Joe Biden was on the campaign trail on Wednesday when a heckler urged him to call for a cease-fire. “I think we need a pause,” he replied, saying that it would allow for hostages to get out.
Just like that, a major policy decision by the U.S. government was announced — during a political speech and in response to a question from a heckler.
Egypt, Qatar, and the U.S. have been negotiating with Hamas and Israel to allow dual nationals and injured Palestinians to leave Gaza. At least 400 Americans left Gaza City on Thursday with more in line to be allowed to leave on Friday.
But what about this “pause”? Israeli Prime Minister Benjamin Netanyahu has repeatedly rejected any idea of a cease-fire or a “pause” in the fighting. But now, with the U.S. pushing Israel for a humanitarian pause, it will be hard for Netanyahu to completely blow off the idea.
White House officials said a pause in fighting would allow for more aid to be sent in and potentially facilitate the release of hostages. U.S. Secretary of State Antony Blinken is expected back in the region on Friday.
The departure of Palestinians through the Rafah crossing into Egypt on Wednesday came after weeks of talks. It was first time people left Gaza other than four hostages released by Hamas and another rescued by Israeli forces. Israel has also allowed more than 260 trucks carrying food and medicine through the crossing, but aid workers say it’s not nearly enough.
Hamas is not going to release any hostages until their release can aid their military situation. That means an extended cease-fire with prolonged, agonizing negotiations. Biden is either delusional about a “pause” in facilitating hostage releases or he’s just ignorant.
Secretary of State Antony Blinken is set to leave for another round of Middle East diplomacy as he heads for Israel and Jordan. But his trip this time has been complicated by Arab-Hamas propaganda and domestic opposition from Biden’s left flank.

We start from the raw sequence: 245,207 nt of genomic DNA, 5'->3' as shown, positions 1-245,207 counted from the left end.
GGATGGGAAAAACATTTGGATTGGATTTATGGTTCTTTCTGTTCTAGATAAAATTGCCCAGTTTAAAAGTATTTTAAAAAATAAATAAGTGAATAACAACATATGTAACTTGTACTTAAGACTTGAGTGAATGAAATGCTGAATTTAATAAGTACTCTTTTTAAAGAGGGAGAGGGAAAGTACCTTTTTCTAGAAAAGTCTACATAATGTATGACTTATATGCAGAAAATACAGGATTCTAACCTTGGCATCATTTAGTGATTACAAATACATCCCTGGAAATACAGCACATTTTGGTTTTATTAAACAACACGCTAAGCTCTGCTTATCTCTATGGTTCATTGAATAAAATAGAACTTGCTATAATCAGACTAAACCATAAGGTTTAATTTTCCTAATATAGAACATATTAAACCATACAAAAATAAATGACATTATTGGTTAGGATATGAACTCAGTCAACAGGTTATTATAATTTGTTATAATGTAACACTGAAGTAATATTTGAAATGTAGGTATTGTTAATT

He’ll push for the evacuation of more foreigners from Gaza and more humanitarian aid for the territory. He’ll press Israel to rein in violence against Palestinians in the West Bank committed by Jewish settlers. And, he’ll stress the importance of protecting civilians. The administration has refrained, however, from offering any criticism of Israel for strikes that Hamas, in unverified claims, says have killed thousands of civilians in Gaza.
So, while calling for brief pauses in airstrikes and fighting for humanitarian purposes, he will continue to oppose growing calls for a broader ceasefire. On Wednesday, US President Joe Biden said he thought there should be a humanitarian “pause” in the Israel-Hamas war to get “prisoners” out.
Blinken will also be introducing a new element to the US list of priorities: the need for Israel and its neighbors to begin to consider what a post-conflict Gaza will look like, who will govern it, how it can be made secure and how to establish an independent Palestinian state.
Egypt wants nothing to do with Gaza or the Palestinians. They’ve been there and done that and will studiously ignore Blinken if, as expected, the secretary seeks Egypt’s help in taking in refugees.
And trying to create some kind of armed UN peacekeeping mission will have few takers — especially in the region. In short, Blinken and the Israelis are going to have to ram some kind of post-war solution down the throats of the Palestinians.
They’re guaranteed not to like it, which will lead to more armed resistance.